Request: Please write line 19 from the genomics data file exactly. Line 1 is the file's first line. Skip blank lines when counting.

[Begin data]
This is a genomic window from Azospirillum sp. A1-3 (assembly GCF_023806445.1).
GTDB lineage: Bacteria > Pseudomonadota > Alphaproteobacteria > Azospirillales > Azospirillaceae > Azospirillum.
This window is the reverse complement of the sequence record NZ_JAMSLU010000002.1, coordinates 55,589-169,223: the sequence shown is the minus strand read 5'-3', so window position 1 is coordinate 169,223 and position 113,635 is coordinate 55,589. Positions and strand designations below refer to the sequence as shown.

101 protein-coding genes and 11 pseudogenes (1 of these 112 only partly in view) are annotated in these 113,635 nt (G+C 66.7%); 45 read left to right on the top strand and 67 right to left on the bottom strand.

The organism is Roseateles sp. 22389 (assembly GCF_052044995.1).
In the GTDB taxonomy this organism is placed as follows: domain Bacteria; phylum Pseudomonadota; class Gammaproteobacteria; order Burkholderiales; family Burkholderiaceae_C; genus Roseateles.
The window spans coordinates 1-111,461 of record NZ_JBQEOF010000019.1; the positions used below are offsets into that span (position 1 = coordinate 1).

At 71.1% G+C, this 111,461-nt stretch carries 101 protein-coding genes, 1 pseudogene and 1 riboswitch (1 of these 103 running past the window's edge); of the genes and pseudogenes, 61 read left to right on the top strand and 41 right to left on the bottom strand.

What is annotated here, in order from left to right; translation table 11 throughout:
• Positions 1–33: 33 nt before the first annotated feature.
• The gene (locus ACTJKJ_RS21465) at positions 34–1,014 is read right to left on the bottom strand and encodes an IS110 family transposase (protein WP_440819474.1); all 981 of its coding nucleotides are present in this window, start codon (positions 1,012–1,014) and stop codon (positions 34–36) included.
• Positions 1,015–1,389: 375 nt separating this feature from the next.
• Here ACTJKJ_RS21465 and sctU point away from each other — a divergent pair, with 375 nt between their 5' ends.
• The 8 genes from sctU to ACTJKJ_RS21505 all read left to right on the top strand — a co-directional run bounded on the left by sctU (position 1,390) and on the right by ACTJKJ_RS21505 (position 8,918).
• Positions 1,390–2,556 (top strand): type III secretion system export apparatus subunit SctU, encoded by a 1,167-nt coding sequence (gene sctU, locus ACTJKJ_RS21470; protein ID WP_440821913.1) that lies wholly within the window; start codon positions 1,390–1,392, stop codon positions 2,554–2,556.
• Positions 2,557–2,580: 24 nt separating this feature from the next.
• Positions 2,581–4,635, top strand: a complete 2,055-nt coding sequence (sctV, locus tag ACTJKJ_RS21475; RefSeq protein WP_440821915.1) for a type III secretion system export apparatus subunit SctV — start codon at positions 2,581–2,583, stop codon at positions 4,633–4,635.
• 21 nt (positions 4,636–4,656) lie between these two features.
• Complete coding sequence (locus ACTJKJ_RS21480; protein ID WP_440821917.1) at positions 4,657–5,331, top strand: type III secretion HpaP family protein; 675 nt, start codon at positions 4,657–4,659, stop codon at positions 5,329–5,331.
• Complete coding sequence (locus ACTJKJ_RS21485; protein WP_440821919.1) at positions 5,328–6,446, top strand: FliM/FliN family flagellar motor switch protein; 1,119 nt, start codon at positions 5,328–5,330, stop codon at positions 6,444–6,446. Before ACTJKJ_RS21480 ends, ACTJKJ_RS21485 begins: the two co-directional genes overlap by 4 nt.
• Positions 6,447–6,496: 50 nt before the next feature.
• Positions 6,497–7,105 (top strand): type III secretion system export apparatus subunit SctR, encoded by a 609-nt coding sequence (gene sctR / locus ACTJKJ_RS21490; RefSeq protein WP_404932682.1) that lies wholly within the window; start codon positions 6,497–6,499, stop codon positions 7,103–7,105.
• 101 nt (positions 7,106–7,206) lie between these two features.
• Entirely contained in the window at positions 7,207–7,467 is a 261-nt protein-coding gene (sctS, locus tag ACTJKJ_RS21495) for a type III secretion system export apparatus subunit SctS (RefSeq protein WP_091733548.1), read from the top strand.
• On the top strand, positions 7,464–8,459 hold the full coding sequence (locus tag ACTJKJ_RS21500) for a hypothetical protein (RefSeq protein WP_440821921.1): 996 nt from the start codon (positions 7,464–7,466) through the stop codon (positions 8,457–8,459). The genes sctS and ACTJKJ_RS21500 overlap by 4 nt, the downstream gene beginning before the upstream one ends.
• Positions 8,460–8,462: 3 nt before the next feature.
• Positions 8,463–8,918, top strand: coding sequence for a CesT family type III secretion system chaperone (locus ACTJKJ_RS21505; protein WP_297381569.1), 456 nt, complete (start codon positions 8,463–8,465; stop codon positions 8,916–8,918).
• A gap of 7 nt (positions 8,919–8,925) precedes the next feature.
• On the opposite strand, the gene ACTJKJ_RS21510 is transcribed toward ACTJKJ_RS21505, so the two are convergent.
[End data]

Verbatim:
• Complete coding sequence (locus ACTJKJ_RS21480; protein ID WP_440821917.1) at positions 4,657–5,331, top strand: type III secretion HpaP family protein; 675 nt, start codon at positions 4,657–4,659, stop codon at positions 5,329–5,331.